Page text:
firstOrderMat <- matrix(NA,nr=4,nc=4)
# Put names to the 2 dimensions of the matrix 
colnames(firstOrderMat) <- rownames(firstOrderMat) <- alp 
# Add the probability distribution per base:
firstOrderMat[1,] <- c(0.6,0.1,0.1,0.2)  # Given an A in the 1st position
firstOrderMat[2,] <- c(0.1,0.5,0.3,0.1)  # Given a  C in the 1st position
firstOrderMat[3,] <- c(0.05,0.2,0.7,0.05)# Given a  G in the 1st position
firstOrderMat[4,] <- c(0.4,0.05,0.05,0.5)# Given a  T in the 1st position

# Now we got a matrix
#    > firstOrderMat
#         A    C    G    T
#    A 0.60 0.10 0.10 0.20
#    C 0.10 0.50 0.30 0.10
#    G 0.05 0.20 0.70 0.05
#    T 0.40 0.05 0.05 0.50

# In order to continue, we need an initial probability distribution to know
# which base is the most probable to start up the sequence.
inProb <- c(0.4,0.1,0.1,0.4); names(inProb) <- alp
# So, the sequence will have a 40% to start with an A or a T and 10% with C or G

# Create a function to generate the sequence.
# NOTE: To load the function to the current environment, just copy
# the entire function and paste it inside the R prompt.

generateFirstOrderSeq <- function(lengthSeq,
                                  alphabet,  
                                  initialProb,
                                  firstOrderMatrix){
#    lengthSeq = length of the sequence
#    alphabet = alphabet that compounds the sequence 
#    initialProb   = initial probability distribution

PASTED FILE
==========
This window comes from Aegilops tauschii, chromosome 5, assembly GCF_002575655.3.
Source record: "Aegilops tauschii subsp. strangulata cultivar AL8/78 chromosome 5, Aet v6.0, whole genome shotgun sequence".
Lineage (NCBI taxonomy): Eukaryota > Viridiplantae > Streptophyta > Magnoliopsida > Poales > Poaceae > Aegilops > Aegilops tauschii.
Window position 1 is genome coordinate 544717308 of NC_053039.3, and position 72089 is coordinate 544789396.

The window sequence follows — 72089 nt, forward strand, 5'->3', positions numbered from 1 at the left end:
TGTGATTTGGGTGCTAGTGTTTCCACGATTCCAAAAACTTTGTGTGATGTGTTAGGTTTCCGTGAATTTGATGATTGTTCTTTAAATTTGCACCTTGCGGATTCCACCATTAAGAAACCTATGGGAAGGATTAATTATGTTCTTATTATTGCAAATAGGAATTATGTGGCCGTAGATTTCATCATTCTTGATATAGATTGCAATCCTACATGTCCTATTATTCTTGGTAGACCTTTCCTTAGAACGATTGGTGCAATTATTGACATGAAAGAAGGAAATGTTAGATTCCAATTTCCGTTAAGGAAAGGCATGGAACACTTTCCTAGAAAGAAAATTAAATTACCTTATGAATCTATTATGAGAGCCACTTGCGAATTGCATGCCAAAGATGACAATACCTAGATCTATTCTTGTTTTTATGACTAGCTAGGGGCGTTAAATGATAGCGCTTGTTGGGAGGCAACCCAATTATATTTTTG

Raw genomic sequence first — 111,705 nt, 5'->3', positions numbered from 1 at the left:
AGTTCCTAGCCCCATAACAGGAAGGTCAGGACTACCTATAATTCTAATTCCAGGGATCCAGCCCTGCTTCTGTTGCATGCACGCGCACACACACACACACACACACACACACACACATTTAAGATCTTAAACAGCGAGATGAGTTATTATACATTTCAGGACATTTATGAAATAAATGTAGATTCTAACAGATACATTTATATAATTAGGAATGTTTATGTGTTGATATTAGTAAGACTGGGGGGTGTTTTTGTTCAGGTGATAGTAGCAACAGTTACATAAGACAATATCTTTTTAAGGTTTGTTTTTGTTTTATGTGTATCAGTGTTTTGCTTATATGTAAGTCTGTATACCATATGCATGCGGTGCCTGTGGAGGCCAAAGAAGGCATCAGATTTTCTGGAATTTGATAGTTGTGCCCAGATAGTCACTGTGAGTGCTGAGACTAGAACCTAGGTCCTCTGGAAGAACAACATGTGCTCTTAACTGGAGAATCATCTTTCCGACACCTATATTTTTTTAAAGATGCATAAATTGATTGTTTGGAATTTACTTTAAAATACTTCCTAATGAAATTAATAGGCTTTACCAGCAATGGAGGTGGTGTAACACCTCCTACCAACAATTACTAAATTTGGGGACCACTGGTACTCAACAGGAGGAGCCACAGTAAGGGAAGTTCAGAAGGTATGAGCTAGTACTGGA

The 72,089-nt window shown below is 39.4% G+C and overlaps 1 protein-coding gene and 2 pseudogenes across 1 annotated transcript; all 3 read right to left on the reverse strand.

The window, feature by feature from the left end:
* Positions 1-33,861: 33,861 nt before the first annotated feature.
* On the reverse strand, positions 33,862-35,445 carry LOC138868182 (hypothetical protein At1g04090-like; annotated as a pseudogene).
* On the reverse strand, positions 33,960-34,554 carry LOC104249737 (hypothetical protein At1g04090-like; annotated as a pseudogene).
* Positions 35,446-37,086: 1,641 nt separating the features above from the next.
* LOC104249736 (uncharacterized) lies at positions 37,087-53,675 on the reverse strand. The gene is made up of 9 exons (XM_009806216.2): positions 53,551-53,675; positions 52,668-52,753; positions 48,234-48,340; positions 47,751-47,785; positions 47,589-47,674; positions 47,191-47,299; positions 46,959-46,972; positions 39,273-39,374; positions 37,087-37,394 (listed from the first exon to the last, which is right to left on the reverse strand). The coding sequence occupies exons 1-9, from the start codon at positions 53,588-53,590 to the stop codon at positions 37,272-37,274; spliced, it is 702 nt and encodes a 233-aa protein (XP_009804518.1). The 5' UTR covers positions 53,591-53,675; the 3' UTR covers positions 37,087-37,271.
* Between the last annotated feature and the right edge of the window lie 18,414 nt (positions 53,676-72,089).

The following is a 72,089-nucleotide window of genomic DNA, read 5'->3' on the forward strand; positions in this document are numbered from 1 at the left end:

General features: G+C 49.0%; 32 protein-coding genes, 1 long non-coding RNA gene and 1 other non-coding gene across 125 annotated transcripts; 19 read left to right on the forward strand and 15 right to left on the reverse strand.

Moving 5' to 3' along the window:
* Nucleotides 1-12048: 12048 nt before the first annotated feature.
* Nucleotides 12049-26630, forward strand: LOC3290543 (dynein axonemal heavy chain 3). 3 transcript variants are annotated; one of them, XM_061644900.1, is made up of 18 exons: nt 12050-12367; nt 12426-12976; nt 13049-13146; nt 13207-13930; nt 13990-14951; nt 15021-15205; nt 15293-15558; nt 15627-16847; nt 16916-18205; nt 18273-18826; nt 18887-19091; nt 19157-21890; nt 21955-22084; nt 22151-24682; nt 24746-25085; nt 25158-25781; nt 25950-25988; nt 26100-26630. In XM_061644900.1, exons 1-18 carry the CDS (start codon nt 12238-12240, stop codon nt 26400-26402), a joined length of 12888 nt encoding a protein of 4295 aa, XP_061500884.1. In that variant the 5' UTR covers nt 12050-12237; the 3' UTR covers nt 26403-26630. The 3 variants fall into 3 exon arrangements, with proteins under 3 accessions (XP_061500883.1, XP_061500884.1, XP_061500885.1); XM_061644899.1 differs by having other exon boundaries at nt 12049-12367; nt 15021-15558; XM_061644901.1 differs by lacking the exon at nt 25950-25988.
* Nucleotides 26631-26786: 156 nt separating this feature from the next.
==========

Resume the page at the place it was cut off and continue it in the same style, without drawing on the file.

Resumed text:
#    firstOrderMatrix = matrix that stores the probability distribution of a 
#                       first order Markov Chain

    # Construct the object that stores the sequence
    outputSeq <- rep(NA,lengthSeq)
    # Which is the first base:
    outputSeq[1]  <- sample(alphabet,1,prob=initialProb) 
    # Let the computer decide:
    for(i in 2:length(outputSeq)){
        prevNuc <- outputSeq[i-1]    
        currentProb <- firstOrderMatrix[prevNuc,]
        outputSeq[i] <- sample(alp,1,prob=currentProb)
    } 
    cat("** DONE: Sequence computation is complete **\n")
    return(outputSeq)
}

# Use the generateFirstOrderSeq function to generate a sequence of 1000 bases 
# long
firstOrderSeq <- generateFirstOrderSeq(1000,alp,inProb,firstOrderMat)

# ***** Study the composition bias of the sequence *****
# We wil use the "seqinr" package.
# For the installation of the package, type:
# install.packages("seqinr")
# Then, load the package:
require("seqinr")

# Count the frequency of each base 
# in the sequence using the "count" function
firstOrderFreq <- count(firstOrderSeq,1,alphabet=alp,freq=TRUE)

# Count the frequency of dinucleotides 
# in the sequence using the "count" function
firstOrderFreqDin <- count(firstOrderSeq,2,alphabet=alp,freq=TRUE) 
 
# Now, plot the results in the same plot:
layout(1:2)
barplot(firstOrderFreq,col=1:4,main="Compositional bias of each nucleotide",
        xlab="Base",
        ylab="Base proportion")
barplot(firstOrderFreqDin,col=rainbow(16),
        main="Compositional bias of each dinucleotide",
        xlab="Base",
        ylab="Base proportion")
        
## Lets plot the 4 plots in one window
    layout(matrix(1:4,nr=2,nc=2))
    # Results from the zero order 
    barplot(zeroOrderFreq,col=1:4,
            main="Compositional bias of each nucleotide\nZero Order Markov Chain",
            xlab="Base",
            ylab="Base proportion")
    barplot(zeroOrderFreqDin,col=rainbow(16),
            main="Compositional bias of each dinucleotide\nZero Order Markov Chain",
            xlab="Base",
            ylab="Base proportion")
    # Results from the first order 
    barplot(firstOrderFreq,col=1:4,
            main="Compositional bias of each nucleotide\nFirst Order Markov Chain",
            xlab="Base",
            ylab="Base proportion")
    barplot(firstOrderFreqDin,col=rainbow(16),
            main="Compositional bias of each dinucleotide\nFirst Order Markov Chain",
            xlab="Base",
            ylab="Base proportion")
        
        
# end.   

     



Plot of the zero order model:


Plot of the first order model



All plots


Benjamin